The Unomkhubulwane festival
Thokozani Mhlambi prepares to celebrate the end of winter.

“Let the Spirit of Luthuli Speak to All”: Digitisation and the ‘virtual’ Luthuli Museum
Laura Gibson describes the challenge of making material accessible without compromising the integrity of the museum's collections.

Let’s face it!
Lucy Campbell calls on Capetonians to celebrate their shared heritage.

Ngquza Hill Massacre commemoration
Vuyani Booi describes a tragic event that is commemorated to remember an almost forgotten heritage

Museums: dumping grounds for troublesome histories?
Mak (from Makhado) wonders why do many people seem to be suggesting that difficult fragments from the past - like songs and statues - be consigned to museums.

In support of the Uganda National Museum
Frederick Nsibambi tells us why demolishing the Uganda National Museum will set a bad precedent for heritage conservation, promotion and development efforts in Uganda

Who speaks for the dead?: The grave, the cemetery, the shrine, the stage?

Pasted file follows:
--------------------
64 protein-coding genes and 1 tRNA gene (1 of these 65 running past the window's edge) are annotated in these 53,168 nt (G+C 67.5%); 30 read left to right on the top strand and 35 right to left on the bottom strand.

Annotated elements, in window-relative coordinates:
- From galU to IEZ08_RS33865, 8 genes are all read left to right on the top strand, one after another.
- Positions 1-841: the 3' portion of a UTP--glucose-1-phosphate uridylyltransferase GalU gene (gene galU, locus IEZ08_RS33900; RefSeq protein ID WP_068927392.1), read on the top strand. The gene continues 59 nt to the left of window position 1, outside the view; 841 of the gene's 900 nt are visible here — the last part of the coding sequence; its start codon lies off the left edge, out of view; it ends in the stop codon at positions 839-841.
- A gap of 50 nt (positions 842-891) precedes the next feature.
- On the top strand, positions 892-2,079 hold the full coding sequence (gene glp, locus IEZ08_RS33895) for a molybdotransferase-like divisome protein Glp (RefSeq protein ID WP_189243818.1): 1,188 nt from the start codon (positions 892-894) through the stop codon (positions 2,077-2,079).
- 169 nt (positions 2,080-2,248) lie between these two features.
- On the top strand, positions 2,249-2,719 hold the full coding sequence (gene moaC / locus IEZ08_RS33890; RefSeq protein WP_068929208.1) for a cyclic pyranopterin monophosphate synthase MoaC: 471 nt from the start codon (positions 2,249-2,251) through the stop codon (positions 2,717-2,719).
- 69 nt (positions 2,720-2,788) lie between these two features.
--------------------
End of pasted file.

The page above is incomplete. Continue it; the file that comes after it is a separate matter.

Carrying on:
Jesmael Mataga reflects on the subject of death and the dead and the way in which these become social, cultural capital harnessed by and for the profit of the living. In his post, Mataga makes reference to Zimbabwe’s Heroes’ Acre and the recent exhumation of dead bodies from a mine in Northern Zimbabwe.

Project management for digital heritage projects
Roger Layton reminds us that poorly run digitisation projects may cost worthy initiatives their good reputation. As he says, it's not too difficult to keep projects on track, if you attend to all the complexities from the start

Lesotho’s monetary history
Sebinane Lekoekoe considers ways in which bank notes are used to project national identity and convey the country's history.

On the liberation movements archive at Fort hare
Vuyani Booi outlines the history and significance of the liberation archives and explains the role they may play in deepening democracy in South Africa.

The Windhoek+20 campaign
If you’re interested in the issue of access to information in Africa, don;t miss this website!

Digitisation and democracy
Grant McNulty explores the democratising potential of new digital technologies and considers what it means for heritage practitioners.